Thursday

13th Aug 2020

UK rebels face sanctions for backing referendum on EU treaty

  • The Labour party is threatening sanctions against its parliamentary rebels (Photo: Wikipedia)

Four UK Labour MPs are facing disciplinary action for taking part in a campaign for a referendum on the EU's Lisbon treaty against the Labour-led government's wishes.

Frank Field, Kate Hoey, Gisela Stuart and Graham Stringer were criticised at a closed-door parliamentary meeting of the Labour party on Monday (4 January) and referred to the party's committee of senior MPs for possible sanctions against them, UK media report.

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The move comes ahead of unofficial referendums on the EU's new document, set to be organised by the I Want A Referendum (IWAR) Campaign in ten marginal constituencies, including in East Renfrewshire, the seat of the UK's Europe minister, Jim Murphy.

The mock popular votes are aimed at putting pressure on the country's prime minister, Gordon Brown, who has opted for parliamentary ratification of the EU treaty.

The Labour party had previously promised to organise a referendum on the original European Constitution in its pre-election manifesto, but it now argues that the current Lisbon treaty - which contains most of the constitution's innovations - is a different document.

"We are in the absurd position where we may actually be punished for trying to maintain a manifesto pledge," Frank Field told Reuters. He said he did not know what sanction the Labour committee might recommend but suggested it could be suspension.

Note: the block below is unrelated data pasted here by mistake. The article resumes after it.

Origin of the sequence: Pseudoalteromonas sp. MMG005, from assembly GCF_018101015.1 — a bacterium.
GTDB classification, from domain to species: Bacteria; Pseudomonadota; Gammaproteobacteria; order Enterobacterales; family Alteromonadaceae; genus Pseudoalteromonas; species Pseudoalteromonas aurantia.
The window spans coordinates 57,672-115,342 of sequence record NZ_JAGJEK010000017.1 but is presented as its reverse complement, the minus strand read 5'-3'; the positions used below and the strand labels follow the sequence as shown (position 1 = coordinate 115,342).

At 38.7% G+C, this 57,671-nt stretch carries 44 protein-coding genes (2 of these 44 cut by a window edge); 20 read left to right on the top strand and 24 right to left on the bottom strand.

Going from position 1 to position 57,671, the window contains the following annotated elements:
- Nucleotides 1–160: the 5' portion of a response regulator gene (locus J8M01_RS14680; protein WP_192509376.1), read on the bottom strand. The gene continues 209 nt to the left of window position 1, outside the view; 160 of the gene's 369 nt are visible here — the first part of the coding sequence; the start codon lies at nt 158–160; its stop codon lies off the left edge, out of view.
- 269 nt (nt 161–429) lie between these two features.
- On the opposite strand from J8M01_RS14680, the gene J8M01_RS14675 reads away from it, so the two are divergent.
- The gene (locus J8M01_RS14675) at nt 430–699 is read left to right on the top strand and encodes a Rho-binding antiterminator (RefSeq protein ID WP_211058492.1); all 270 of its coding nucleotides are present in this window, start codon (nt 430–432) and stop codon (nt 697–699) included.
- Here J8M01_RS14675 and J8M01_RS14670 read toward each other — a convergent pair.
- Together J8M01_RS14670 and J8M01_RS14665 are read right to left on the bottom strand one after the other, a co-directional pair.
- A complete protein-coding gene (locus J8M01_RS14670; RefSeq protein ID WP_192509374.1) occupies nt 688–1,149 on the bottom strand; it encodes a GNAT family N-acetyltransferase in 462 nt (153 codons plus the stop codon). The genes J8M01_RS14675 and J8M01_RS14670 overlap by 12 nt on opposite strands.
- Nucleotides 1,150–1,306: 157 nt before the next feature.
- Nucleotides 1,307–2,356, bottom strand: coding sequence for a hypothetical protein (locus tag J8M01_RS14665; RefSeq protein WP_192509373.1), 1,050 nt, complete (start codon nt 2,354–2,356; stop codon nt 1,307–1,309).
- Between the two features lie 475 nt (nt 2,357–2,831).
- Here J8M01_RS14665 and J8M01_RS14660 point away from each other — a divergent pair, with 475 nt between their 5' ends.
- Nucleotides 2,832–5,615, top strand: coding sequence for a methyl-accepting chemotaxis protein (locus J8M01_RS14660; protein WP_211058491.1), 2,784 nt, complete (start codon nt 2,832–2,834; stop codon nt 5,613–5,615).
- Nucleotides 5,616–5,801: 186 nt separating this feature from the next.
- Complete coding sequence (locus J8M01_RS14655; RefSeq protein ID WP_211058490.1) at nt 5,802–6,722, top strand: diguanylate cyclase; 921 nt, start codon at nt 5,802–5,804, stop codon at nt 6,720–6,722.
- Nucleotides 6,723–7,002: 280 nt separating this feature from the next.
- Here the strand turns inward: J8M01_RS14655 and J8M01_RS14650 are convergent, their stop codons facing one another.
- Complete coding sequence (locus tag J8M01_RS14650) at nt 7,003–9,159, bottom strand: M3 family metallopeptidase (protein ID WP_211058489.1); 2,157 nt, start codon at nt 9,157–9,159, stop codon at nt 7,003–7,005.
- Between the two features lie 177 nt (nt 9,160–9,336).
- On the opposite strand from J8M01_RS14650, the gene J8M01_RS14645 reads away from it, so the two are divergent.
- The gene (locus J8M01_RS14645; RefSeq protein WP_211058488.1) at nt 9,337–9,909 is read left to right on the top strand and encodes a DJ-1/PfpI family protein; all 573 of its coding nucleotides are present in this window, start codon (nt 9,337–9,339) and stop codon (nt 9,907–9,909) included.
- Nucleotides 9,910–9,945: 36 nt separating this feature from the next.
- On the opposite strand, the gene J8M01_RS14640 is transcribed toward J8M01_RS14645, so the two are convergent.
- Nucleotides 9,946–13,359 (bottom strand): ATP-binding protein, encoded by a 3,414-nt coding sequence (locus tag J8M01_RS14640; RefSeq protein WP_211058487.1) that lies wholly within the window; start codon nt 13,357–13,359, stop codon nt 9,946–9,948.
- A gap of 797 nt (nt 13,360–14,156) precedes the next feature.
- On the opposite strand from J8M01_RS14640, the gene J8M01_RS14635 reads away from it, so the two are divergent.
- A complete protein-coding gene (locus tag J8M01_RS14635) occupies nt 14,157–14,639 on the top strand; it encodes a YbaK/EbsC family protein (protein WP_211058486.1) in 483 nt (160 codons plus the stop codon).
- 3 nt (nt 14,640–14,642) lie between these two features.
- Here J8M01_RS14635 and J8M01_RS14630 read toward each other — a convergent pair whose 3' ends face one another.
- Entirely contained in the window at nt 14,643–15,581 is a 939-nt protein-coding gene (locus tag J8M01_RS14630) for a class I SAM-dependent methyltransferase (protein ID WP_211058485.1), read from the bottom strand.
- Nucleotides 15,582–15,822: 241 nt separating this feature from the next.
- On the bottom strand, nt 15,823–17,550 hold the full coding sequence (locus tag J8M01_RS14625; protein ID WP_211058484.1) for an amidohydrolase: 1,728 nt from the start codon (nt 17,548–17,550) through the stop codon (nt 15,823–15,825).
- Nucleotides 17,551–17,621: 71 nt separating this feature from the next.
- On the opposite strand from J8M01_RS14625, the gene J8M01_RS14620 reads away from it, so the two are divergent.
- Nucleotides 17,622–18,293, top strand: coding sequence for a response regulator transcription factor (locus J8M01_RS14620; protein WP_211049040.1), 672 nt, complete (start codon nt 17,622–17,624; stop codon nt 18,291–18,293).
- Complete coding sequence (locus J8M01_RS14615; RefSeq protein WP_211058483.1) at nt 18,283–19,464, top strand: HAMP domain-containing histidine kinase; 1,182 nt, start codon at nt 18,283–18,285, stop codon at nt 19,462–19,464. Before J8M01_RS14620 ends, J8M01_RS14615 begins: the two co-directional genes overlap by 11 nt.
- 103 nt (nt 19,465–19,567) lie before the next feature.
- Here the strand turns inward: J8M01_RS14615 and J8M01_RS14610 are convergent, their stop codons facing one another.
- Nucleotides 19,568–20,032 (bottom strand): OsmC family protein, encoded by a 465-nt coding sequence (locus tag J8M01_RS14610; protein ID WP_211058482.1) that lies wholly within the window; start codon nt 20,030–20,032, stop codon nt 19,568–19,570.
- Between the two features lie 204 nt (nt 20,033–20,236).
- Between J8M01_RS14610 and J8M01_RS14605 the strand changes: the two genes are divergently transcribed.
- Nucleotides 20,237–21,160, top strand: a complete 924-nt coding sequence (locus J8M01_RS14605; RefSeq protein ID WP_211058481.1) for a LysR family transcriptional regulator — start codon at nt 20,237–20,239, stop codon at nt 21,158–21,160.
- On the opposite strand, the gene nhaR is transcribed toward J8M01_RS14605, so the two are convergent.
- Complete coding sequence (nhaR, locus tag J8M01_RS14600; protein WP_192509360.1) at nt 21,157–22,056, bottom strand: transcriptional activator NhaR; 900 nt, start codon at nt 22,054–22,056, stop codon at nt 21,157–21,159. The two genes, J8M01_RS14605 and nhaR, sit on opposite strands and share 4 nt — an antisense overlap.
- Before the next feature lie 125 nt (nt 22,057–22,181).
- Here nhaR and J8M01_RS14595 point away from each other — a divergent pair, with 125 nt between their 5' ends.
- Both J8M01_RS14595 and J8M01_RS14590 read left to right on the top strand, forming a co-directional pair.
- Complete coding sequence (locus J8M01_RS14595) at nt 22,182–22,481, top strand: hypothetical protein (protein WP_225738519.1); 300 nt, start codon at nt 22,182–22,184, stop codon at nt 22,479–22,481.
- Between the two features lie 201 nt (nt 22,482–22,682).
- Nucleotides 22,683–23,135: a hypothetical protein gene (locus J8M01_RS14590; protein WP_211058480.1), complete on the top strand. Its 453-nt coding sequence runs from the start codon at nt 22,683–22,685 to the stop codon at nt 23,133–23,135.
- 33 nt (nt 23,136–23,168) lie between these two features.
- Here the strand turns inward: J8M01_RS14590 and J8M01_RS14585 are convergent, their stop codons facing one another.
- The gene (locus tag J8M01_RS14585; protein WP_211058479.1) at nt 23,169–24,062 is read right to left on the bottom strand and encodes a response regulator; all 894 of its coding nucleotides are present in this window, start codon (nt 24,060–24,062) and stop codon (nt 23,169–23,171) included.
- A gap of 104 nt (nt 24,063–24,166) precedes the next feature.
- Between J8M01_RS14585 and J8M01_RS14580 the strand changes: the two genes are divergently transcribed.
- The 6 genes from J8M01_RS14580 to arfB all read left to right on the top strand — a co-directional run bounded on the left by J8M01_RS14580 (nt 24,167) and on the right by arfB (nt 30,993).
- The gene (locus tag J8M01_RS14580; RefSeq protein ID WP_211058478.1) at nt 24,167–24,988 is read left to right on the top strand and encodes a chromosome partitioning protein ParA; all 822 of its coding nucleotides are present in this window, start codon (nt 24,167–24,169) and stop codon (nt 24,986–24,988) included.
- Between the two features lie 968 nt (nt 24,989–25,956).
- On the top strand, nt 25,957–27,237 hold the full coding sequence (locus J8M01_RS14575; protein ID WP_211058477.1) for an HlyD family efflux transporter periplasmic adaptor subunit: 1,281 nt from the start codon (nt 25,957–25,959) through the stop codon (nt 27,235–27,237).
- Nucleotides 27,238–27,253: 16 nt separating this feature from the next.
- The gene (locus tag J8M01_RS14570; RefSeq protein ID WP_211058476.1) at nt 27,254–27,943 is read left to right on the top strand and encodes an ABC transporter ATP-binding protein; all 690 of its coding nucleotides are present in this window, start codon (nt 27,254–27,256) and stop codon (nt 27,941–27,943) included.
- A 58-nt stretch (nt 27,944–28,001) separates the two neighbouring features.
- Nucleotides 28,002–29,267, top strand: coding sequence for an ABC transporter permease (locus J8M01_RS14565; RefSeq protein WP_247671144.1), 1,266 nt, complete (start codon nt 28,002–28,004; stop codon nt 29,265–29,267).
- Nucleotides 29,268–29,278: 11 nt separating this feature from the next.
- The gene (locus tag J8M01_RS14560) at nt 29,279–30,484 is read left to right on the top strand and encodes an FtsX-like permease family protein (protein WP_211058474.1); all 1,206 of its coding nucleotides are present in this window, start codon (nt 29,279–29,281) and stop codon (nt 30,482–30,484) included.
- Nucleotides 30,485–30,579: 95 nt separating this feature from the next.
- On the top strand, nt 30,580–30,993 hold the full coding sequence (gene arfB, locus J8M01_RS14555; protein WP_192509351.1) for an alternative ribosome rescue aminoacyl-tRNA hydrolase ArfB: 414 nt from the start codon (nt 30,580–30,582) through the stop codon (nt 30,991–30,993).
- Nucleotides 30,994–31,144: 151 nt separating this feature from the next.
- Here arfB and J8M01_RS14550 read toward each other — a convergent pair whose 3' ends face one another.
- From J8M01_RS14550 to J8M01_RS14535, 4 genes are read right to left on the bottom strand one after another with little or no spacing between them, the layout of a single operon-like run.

The IWAR campaign is a cross-party initiative which plans to send out ballots to half a million British citizens, asking them if the UK should hold a national referendum on the EU's Lisbon treaty and whether it should adopt it.

Results of the vote – which have no legal value - will be announced by late February.

Strong backing by Romania

Meanwhile, Romania became the fourth country to ratify the EU treaty.

The country's parliament adopted the document late Monday (4 February) by an overwhelming majority of 387 votes in favour, one vote against and one abstention.

The green light from Bucharest means a continuation of the new EU member states' lead in the ratification marathon, with Hungary, Slovenia and Malta preceding the Black Sea country with the move.

"This is another important step towards our objective of a new treaty in force by 1 January 2009," European Commission president Jose Manuel Barroso said in a statement.

"I hope that other member states will quickly follow the lead given by the four countries that have now approved the Treaty," he added.

The treaty, formally agreed by EU leaders in December, must be ratified by all 27 member states before it can come into force.

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